Letters To Sartre, by Simone De Beauvoir, translated and edited by Quintin Hoare
I am perhaps the wrong person to be reading a book like this. Generally speaking, one reads the letters of others when one has an interest in them or their lives. I am, at best, deeply ambivalent to hostile towards the thinking of the author, and I am not that much more fond of Sartre outside of his excellent plays. As a result, this book is not as enjoyable as it was when I was reading the letters of Jane Austen . Nevertheless, I am in general a fan of letter-writing, even if mine has been frequently disastrous in its result, and these letters are certainly at least interesting from a personal perspective. If one wants to find out about the personal lives of the author and the recipient of her letters and how they were able to keep up their long-term open relationship, these letters have a lot to say. Admittedly, though, what these letters have to say is not always very interesting, nor is it very edifying. The jealousy and unhappiness faced by the author demonstrates in many ways the natural result of her decision to live in such an unconventional and immoral manner, and I’m not the most sympathetic person to her continual carping and whining.
This sprawling volume of more than 500 pages consists of letters from the author to Sartre during six periods of time when the two of them were apart. The first set of letters, barely 30 pages, consists of her writing to him before World War II from January 1930 to July 1939. The majority of the letters, almost 300 pages, then take place between September 1939 and March 1940. In these letters the author engages in a great deal of venting about overly demanding lovers (in one particularly droll example, the author explains how she tried to smooth over the feelings of someone who complained about being fifth place in her affections) and whining about the safety of her second place lover, who like Sartre was called up to the French army. The third part of the book, and the most poignant, consists of more than fifty pages of letters–it is specified that they cannot be long–that the author wrote to Sartre while he was a German prisoner of war after the debacle of the French defeat in 1940. After that there are some letters written before and just after liberation between July 1943 and February 1946. There are still more letters written when De Bouvoir was in America with a couple of her other lovers and dealing with leftist politics as well as publishing issues, before the book closes with some of the later periods of separation between them between 1953 and 1963.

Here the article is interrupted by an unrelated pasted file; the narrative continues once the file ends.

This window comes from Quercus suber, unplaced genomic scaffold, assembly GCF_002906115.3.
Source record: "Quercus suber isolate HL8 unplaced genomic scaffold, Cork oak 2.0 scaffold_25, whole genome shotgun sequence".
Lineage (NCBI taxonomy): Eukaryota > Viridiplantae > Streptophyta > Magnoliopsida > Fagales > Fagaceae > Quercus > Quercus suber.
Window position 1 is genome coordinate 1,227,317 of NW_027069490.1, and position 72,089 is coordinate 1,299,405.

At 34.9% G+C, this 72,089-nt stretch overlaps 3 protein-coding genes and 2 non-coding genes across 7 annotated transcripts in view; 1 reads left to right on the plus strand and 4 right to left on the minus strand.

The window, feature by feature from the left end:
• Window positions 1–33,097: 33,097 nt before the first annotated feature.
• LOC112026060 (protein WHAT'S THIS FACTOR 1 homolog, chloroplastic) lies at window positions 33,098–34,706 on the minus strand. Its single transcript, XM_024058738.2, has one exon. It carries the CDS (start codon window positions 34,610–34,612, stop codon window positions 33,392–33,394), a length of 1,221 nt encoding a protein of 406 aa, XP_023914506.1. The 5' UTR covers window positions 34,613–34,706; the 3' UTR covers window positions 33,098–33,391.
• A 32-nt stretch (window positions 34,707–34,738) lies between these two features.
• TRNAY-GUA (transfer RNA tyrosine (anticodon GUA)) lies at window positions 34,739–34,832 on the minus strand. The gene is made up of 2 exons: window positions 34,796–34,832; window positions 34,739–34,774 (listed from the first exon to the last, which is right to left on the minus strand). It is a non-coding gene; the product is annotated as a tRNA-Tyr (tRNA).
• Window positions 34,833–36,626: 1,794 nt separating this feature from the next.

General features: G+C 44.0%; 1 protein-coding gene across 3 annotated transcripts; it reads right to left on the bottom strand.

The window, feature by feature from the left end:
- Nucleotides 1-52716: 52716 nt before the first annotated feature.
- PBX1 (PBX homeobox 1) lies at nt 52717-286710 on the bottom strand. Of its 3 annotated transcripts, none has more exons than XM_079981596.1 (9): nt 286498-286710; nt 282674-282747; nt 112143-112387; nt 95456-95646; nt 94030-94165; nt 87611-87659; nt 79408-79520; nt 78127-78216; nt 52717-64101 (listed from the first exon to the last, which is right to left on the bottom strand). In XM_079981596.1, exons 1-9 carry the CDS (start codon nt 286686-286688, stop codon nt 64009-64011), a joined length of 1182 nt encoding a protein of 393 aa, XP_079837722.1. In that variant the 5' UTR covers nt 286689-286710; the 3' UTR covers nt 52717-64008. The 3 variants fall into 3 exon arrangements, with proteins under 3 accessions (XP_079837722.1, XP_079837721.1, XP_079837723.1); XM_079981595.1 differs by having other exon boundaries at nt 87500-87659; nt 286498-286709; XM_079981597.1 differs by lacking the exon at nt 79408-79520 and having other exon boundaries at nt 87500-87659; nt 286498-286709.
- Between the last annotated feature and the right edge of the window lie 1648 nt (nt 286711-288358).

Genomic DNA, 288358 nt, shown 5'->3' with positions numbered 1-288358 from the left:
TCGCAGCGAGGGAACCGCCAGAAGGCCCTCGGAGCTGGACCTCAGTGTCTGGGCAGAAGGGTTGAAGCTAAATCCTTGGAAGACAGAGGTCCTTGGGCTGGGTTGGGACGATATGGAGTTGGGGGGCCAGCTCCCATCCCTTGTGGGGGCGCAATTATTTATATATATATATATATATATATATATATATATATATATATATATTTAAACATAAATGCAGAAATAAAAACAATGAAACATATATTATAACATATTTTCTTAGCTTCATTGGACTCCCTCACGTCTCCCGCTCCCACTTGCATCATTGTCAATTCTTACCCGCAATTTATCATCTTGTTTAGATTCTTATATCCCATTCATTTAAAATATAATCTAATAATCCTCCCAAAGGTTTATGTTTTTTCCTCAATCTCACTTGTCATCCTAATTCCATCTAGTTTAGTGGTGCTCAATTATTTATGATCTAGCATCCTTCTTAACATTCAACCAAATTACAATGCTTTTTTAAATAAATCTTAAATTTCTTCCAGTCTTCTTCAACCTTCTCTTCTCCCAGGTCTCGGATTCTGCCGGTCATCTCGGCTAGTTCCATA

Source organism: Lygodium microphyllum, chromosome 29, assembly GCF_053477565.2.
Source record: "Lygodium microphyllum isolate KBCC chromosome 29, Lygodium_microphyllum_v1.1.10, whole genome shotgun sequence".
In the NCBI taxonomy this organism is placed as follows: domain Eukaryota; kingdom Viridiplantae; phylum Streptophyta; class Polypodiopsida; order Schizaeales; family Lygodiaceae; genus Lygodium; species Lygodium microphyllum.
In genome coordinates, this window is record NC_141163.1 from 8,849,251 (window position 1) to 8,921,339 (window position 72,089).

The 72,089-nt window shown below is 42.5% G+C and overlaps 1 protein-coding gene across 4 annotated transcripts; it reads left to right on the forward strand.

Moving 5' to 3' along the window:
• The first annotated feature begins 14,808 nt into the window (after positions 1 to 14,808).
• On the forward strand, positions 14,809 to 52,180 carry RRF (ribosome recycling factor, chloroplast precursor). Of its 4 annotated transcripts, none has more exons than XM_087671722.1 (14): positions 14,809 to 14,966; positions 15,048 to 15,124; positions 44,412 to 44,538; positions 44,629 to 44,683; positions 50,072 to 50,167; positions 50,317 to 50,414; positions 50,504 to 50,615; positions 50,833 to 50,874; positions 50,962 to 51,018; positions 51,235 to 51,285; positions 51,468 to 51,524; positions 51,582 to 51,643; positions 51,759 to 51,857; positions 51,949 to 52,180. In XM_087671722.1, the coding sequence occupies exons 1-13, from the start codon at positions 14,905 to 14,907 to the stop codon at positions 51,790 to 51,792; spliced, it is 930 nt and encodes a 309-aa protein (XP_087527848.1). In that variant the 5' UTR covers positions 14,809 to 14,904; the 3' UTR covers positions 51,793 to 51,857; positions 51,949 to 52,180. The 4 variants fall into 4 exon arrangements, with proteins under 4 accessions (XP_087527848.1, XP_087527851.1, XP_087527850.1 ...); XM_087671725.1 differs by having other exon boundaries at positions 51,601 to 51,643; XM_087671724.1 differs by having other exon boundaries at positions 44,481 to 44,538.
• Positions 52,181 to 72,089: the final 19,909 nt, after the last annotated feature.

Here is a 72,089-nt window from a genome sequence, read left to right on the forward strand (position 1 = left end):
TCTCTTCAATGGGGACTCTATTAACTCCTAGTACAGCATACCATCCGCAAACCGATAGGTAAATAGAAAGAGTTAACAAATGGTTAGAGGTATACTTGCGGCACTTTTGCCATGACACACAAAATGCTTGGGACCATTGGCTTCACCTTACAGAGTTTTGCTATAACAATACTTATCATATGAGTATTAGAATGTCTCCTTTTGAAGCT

Although in general this book was pretty cringy, it is not as if it is a volume without value at all. The author signed her letters (usually) as “Your Charming Beaver,” which is mildly amusing and makes one wonder if the word beaver has the same sort of double meaning in French as in English, which would make sense given the content of the letters. The author whines a lot in these pages, going to the extreme of having Sartre (and one of her other lovers) mail letters to a different address so that her jealous roommates are unable to read the letters, as happens a few times to the author’s irritation and annoyance. There is a great deal of deception that takes place here–deceiving lovers as to their importance, deceiving others as to the reasons for wanting to break up or not wanting to enjoy threesomes, deceiving others as to finances and where money is being spent. At some points, the author seems to be a sexual predator with some of her students, which intriguingly enough was the charge that led her to be removed as a teacher during the Vichy period. While I would admit that reading this book did not make me more sympathetic about the struggles of keeping a polyamorous relationship going, it does show that Sartre and the author cared a great deal about each other, that she fretted over his well-being as much as if she had been an actual wife, and that they shared a great deal in common when it came to business and philosophy and interest in books and movies. There are marriages that have been made on worse grounds.
 See, for example: